Monday, January 2, 2012

The Salton Sea


Female Phainopepla
We got up with the sun this morning and drove over to the Yaqui Well to get a little desert birding in before heading to the Salton Sea.  As we climbed back into the mountains we spotted a group of Borrego, or Big Horn Sheep cruising along the rocky terrain and got a good look at them before they passed out of sight.  They are magnificent animals!  At Yaqui Well we spotted several Phainopeplas, and went for a short hike through bizarre plants like Ocotillo (Fouquieria splendens) and Barrel Cactus (Ferocactus cylindraceus).

Ocotillo

Barrel Cactus
Katrina was antsy to hunt for some wild edible minerals (and the birding wasn’t all that good in the desert), so we drove east to the Salton Sea where we were immediately greeted by an abundance of both salt and birds.  If it wasn’t 60 degrees out, I would have thought that the shores were lined with snow that had drifted into all the low spots, such was the color and abundance of salt.  We learned that the Salton Sea is much saltier than Ocean Water, and as the irrigation waters that feed the lake evaporate, the salinity continues to rise.  Apparently this is a conservation concern because some of the fish that live in the lake will soon be unable to tolerate the brine.  The Salton Sea is of major importance to migratory waterfowl, which rely on the abundance of fish.  The signs that informed us of this conservation pickle were kind of amusing because they insinuated that something could be done.  Katrina and I had a fun time imagining solutions to the evaporation problem and ultimately decided that the government should pay Katrina to remove salt from the water.  Ironically, the Salton Sea (California’s biggest lake) was formed in 1905 by an irrigation accident which diverted the entire flow of the Colorado River into the -227 foot below sea level basin for 18 months.  The Salton Sea isn’t without precedence though as Native American narratives tell of a time when an even larger lake filled the valley.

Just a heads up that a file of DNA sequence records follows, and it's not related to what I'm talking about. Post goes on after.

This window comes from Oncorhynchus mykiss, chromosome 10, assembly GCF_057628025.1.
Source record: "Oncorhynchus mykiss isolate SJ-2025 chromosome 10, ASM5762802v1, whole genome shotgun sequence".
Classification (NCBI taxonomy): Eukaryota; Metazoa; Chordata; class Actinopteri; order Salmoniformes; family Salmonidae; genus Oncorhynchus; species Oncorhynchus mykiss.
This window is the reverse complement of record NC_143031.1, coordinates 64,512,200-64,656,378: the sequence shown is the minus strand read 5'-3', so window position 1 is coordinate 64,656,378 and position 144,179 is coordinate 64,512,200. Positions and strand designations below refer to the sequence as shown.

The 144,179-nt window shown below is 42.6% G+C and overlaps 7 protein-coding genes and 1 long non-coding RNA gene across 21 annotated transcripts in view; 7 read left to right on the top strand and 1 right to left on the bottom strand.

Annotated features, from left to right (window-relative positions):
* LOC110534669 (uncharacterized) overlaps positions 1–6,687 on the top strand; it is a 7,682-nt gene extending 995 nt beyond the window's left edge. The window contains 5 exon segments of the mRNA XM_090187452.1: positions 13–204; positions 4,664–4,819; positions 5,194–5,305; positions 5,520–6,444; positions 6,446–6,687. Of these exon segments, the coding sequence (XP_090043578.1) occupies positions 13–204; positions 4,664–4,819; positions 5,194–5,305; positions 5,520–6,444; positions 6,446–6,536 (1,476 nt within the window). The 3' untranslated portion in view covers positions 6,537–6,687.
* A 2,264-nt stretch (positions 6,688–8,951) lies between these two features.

American Avocet
Salton Sea Sunset
The birding was exceptional.  Highlights included Sand Hill Cranes, White Faced Ibis, White Pelicans, American Avocets, Eared Grebes, Roadrunners, Abert’s Towhee, ducks of every description, and thousands of Ross’s Geese.  Our shadows stretched eastward before we packed away the binoculars and started driving north towards Joshua Tree National Park.  We took a shortcut on Box Canyon Road through the Mecca Hills and laid out our sleeping bags next to the Little Box Canyon trail for another wonderful night under the stars. 
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